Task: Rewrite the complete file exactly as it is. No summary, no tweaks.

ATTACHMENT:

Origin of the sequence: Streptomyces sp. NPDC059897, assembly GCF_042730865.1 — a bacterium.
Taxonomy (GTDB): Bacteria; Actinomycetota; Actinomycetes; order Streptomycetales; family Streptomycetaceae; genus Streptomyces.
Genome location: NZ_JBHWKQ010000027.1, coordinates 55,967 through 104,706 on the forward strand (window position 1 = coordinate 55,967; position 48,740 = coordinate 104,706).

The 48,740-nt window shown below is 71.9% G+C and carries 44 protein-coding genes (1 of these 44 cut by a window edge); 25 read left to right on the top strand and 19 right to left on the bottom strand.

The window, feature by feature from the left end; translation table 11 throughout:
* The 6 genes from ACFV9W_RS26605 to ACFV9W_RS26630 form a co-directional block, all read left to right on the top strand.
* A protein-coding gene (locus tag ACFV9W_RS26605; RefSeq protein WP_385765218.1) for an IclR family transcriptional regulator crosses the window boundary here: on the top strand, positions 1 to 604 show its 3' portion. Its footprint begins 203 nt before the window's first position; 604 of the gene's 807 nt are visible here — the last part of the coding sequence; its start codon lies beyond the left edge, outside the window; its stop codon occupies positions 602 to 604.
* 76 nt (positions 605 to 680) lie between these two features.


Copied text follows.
Origin of the sequence: Streptomyces sp. NPDC059897, assembly GCF_042730865.1 — a bacterium.
Taxonomy (GTDB): Bacteria; Actinomycetota; Actinomycetes; order Streptomycetales; family Streptomycetaceae; genus Streptomyces.
Genome location: NZ_JBHWKQ010000027.1, coordinates 55,967 through 104,706 on the forward strand (window position 1 = coordinate 55,967; position 48,740 = coordinate 104,706).

The 48,740-nt window shown below is 71.9% G+C and carries 44 protein-coding genes (1 of these 44 cut by a window edge); 25 read left to right on the top strand and 19 right to left on the bottom strand.

The window, feature by feature from the left end; translation table 11 throughout:
* The 6 genes from ACFV9W_RS26605 to ACFV9W_RS26630 form a co-directional block, all read left to right on the top strand.
* A protein-coding gene (locus tag ACFV9W_RS26605; RefSeq protein WP_385765218.1) for an IclR family transcriptional regulator crosses the window boundary here: on the top strand, positions 1 to 604 show its 3' portion. Its footprint begins 203 nt before the window's first position; 604 of the gene's 807 nt are visible here — the last part of the coding sequence; its start codon lies beyond the left edge, outside the window; its stop codon occupies positions 602 to 604.
* 76 nt (positions 605 to 680) lie between these two features.